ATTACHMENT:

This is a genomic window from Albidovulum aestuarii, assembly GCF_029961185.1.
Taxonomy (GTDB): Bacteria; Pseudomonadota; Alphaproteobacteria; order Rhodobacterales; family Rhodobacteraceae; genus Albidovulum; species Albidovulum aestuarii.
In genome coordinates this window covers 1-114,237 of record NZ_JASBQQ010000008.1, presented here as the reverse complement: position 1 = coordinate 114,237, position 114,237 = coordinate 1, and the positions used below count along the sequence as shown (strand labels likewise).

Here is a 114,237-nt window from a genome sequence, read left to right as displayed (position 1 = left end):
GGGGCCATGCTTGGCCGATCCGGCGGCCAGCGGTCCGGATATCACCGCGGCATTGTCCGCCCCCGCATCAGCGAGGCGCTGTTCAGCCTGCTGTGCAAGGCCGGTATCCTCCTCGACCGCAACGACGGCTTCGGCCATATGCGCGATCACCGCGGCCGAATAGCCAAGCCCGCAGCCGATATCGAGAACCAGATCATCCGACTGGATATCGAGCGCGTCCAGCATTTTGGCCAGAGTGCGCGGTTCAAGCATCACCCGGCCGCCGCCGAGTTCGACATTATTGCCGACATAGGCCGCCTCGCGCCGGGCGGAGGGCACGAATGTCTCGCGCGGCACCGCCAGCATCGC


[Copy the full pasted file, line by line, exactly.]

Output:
This is a genomic window from Albidovulum aestuarii, assembly GCF_029961185.1.
Taxonomy (GTDB): Bacteria; Pseudomonadota; Alphaproteobacteria; order Rhodobacterales; family Rhodobacteraceae; genus Albidovulum; species Albidovulum aestuarii.
In genome coordinates this window covers 1-114,237 of record NZ_JASBQQ010000008.1, presented here as the reverse complement: position 1 = coordinate 114,237, position 114,237 = coordinate 1, and the positions used below count along the sequence as shown (strand labels likewise).

Here is a 114,237-nt window from a genome sequence, read left to right as displayed (position 1 = left end):
GGGGCCATGCTTGGCCGATCCGGCGGCCAGCGGTCCGGATATCACCGCGGCATTGTCCGCCCCCGCATCAGCGAGGCGCTGTTCAGCCTGCTGTGCAAGGCCGGTATCCTCCTCGACCGCAACGACGGCTTCGGCCATATGCGCGATCACCGCGGCCGAATAGCCAAGCCCGCAGCCGATATCGAGAACCAGATCATCCGACTGGATATCGAGCGCGTCCAGCATTTTGGCCAGAGTGCGCGGTTCAAGCATCACCCGGCCGCCGCCGAGTTCGACATTATTGCCGACATAGGCCGCCTCGCGCCGGGCGGAGGGCACGAATGTCTCGCGCGGCACCGCCAGCATCGC